Ron Paul proposes saving $1T by scrapping five federal departments

Republican presidential candidate Rep. Ron Paul, R-Texas answers a question as former House Speaker Newt Gingrich, center, and former Pennsylvania Sen. Rick Santorum look on during a Republican presidential debate at Dartmouth College in Hanover, N.H., Tuesday night, Oct. 11, 2011. AP Photo/Jim Cole

Ron Paul
AP Photo/Manuel Balce Ceneta

Republican presidential candidate Ron Paul on Monday unveiled a plan to cut $1 trillion from the federal budget within one year by eliminating a handful of federal departments, including the Energy and Education departments.

Paul's plan would shape the federal government to fit the Texas Republican's small-government, federalist views, slashing remaining department budgets, immediately ending all war spending, eliminating programs viewed as unnecessary, sending control over programs like Medicaid to the states, scrapping significant regulations and cutting taxes.

An executive summary of Paul's plan calls it "bold but achievable" by embracing "the bully pulpit of the presidency" and "the power of the Veto."

Along with the Departments of Energy and Education, Paul also proposes eliminating the Departments of Housing and Urban Development, Commerce, and Interior. Paul would also abolish the Transportation Security Administration, leaving security at airports and other transportation systems up to the private sector.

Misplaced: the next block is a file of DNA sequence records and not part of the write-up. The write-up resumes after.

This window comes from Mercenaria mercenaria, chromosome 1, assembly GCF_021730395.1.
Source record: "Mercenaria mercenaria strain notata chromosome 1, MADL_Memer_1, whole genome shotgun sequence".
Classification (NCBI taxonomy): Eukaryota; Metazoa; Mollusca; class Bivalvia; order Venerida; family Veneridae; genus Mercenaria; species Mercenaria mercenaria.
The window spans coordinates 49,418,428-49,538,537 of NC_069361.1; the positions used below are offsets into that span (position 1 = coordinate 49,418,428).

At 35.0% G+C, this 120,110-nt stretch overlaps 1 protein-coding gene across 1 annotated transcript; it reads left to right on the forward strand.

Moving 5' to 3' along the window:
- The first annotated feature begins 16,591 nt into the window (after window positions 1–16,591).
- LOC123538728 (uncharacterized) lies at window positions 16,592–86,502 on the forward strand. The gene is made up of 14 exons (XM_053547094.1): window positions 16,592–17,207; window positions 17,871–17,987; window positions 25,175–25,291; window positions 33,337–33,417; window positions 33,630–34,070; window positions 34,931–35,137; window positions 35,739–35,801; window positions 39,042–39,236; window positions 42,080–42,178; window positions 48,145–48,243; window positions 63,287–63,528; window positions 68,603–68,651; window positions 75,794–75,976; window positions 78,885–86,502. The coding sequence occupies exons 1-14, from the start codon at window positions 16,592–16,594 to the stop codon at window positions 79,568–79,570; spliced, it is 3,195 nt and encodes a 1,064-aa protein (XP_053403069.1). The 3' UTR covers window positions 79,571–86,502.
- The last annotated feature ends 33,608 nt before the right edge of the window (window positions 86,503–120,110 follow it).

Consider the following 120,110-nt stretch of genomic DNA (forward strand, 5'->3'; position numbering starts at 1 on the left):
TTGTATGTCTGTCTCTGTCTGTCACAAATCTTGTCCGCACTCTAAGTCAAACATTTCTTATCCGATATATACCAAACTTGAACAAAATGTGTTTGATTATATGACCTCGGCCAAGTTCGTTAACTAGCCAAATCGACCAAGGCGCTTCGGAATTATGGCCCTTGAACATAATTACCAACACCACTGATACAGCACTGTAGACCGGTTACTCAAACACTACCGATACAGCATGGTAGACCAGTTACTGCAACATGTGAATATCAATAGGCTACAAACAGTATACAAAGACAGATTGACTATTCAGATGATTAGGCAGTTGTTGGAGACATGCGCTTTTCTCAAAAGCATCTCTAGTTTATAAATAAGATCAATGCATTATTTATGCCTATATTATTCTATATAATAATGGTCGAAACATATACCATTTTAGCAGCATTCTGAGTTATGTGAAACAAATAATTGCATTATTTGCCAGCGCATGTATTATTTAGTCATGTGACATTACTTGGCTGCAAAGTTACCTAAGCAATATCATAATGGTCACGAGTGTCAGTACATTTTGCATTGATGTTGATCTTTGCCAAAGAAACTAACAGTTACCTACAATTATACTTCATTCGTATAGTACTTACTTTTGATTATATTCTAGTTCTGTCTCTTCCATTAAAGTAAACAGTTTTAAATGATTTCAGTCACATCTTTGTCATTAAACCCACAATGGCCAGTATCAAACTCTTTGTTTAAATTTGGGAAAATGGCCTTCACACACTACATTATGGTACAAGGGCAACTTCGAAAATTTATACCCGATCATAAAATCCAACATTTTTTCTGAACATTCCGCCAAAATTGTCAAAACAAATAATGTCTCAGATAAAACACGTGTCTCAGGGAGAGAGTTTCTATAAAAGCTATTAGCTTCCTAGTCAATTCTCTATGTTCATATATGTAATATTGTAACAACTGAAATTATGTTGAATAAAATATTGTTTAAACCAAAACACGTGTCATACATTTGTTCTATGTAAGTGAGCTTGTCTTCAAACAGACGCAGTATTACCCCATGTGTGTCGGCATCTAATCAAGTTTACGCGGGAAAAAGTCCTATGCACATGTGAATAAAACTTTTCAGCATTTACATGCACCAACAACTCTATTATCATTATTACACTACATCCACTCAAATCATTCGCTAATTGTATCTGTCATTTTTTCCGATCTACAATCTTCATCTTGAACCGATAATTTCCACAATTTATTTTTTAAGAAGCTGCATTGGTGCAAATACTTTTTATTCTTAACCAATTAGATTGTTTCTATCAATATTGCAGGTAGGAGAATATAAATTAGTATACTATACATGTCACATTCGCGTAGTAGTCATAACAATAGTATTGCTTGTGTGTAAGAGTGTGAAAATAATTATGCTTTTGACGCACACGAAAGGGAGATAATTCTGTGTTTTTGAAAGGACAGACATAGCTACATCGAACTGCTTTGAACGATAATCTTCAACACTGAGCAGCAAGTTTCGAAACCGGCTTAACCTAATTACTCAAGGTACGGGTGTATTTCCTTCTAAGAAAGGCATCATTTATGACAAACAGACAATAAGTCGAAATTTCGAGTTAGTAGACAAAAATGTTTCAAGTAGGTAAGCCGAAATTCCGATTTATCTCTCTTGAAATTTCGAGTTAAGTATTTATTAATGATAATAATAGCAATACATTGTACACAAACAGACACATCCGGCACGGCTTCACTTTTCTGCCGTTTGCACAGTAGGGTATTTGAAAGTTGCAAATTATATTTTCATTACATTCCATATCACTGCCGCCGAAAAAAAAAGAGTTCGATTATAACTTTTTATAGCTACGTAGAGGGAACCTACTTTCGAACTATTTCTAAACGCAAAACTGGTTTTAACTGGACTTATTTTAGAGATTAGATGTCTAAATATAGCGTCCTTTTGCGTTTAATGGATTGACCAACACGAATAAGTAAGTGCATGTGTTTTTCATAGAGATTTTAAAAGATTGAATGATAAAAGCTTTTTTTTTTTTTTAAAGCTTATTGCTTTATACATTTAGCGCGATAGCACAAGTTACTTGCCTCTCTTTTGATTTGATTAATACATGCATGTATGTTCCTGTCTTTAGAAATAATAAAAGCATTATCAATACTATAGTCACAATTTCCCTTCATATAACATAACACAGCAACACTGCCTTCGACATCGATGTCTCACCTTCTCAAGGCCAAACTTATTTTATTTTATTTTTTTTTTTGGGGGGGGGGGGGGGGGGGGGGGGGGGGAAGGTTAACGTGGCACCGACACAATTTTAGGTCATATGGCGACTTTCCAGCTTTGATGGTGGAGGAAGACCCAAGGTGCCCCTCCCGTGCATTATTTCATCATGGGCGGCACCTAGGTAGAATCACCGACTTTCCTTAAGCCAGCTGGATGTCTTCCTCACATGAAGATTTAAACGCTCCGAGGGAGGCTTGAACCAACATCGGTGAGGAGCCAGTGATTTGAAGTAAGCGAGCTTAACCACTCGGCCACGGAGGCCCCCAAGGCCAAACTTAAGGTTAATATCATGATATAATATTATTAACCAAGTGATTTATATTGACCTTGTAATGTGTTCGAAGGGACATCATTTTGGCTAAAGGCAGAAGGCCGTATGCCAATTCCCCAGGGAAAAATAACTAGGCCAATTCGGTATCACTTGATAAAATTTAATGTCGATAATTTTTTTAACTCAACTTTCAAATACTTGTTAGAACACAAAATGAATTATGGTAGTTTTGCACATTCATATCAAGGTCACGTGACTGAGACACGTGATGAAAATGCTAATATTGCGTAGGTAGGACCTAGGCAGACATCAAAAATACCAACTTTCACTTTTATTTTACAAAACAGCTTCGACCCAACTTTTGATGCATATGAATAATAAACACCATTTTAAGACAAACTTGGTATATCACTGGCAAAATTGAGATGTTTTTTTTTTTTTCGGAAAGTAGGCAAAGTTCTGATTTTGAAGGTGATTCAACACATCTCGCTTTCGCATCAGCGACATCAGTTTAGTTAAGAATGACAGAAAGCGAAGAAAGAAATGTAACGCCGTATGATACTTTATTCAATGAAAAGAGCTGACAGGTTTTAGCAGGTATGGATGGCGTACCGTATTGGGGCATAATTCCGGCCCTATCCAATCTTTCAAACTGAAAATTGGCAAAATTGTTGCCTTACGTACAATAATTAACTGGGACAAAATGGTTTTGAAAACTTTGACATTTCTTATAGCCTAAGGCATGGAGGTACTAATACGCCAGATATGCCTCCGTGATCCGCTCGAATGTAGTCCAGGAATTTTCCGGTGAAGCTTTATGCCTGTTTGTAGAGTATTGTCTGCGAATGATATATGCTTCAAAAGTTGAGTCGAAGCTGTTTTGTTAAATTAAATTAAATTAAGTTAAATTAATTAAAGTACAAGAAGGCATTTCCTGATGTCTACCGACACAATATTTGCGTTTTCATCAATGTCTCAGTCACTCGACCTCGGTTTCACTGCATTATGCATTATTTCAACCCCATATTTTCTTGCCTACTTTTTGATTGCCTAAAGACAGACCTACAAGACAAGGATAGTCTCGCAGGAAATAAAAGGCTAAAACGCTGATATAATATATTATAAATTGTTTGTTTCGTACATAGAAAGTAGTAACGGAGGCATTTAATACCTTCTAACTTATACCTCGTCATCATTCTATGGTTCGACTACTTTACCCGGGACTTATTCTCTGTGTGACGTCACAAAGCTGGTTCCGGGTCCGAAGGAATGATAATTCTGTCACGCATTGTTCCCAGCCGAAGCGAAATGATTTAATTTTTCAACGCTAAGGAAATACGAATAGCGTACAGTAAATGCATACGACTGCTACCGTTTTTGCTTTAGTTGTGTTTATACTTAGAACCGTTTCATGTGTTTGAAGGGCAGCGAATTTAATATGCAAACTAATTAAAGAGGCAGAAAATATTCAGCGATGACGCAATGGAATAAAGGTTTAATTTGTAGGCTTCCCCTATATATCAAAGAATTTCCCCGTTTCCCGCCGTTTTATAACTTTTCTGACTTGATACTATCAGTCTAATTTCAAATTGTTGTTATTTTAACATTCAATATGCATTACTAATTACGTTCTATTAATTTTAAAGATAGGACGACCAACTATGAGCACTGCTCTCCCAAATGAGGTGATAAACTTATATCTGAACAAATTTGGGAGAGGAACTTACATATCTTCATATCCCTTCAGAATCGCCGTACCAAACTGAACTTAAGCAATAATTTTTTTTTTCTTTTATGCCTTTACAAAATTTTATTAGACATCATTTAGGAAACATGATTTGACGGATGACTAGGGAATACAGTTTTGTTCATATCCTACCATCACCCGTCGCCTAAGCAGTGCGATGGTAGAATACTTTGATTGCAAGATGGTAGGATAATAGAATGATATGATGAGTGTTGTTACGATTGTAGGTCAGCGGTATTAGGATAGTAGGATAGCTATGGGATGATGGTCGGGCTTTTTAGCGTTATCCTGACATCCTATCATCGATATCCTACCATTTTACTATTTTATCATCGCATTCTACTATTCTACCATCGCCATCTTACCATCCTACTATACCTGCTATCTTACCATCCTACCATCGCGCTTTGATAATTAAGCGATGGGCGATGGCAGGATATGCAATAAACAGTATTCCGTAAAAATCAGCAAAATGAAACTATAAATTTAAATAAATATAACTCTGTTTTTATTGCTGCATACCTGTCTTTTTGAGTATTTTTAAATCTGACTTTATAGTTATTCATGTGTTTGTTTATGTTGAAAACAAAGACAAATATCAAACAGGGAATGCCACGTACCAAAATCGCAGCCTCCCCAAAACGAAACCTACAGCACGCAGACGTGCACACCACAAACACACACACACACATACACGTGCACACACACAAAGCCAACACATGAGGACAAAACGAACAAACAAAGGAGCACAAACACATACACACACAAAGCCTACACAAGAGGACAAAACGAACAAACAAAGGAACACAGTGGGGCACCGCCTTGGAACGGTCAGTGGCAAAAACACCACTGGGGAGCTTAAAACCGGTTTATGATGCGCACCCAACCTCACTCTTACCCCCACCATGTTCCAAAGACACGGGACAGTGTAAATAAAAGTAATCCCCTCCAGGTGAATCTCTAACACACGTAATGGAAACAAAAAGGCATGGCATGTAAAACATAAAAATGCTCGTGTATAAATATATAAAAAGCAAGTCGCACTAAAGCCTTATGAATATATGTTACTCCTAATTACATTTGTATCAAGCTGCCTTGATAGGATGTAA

Paul's plan would set the budget for most other departments at 2006 levels, which for some agencies would mean eliminating certain programs. For instance, Paul says he would cut all funding for the Justice Department's "Community Oriented Policing Services" (COPS) program, which provides grants to state and local law enforcement agencies to hire and train officers.

Paul also proposes reducing the federal workforce by 10 percent, slashing congressional pay and bringing down the president's salary to $39,336 -- "approximately equal to the median personal income of the American worker," his campaign says.

Like most other Republicans, Paul wants to lower the corporate tax rate (he proposes to 15 percent), extend the Bush-era tax cuts and end taxes on capital gains and dividends.

He would repeal President Obama's health care overhaul, as well as his Wall Street regulatory overhaul and conduct a full audit of the Federal Reserve.

Under Paul's plan, states would simply receive block grants for Medicaid, food stamps, the State Children's Health Insurance Program and other welfare programs.

When it comes to Medicare, Social Security, and veterans' benefits, Paul says he his plan "honors" the commitment the nation has to seniors and veterans, but it allows young workers to opt out of those programs.

"Ron Paul's plan is the only one that seriously addresses the economic and budgetary problems our nation faces," Jesse Benton, Paul's campaign chairman and a co-author of the plan, said in a statement. "It's the only plan offered by a presidential candidate that actually balances the budget and begins to pay down the debt."

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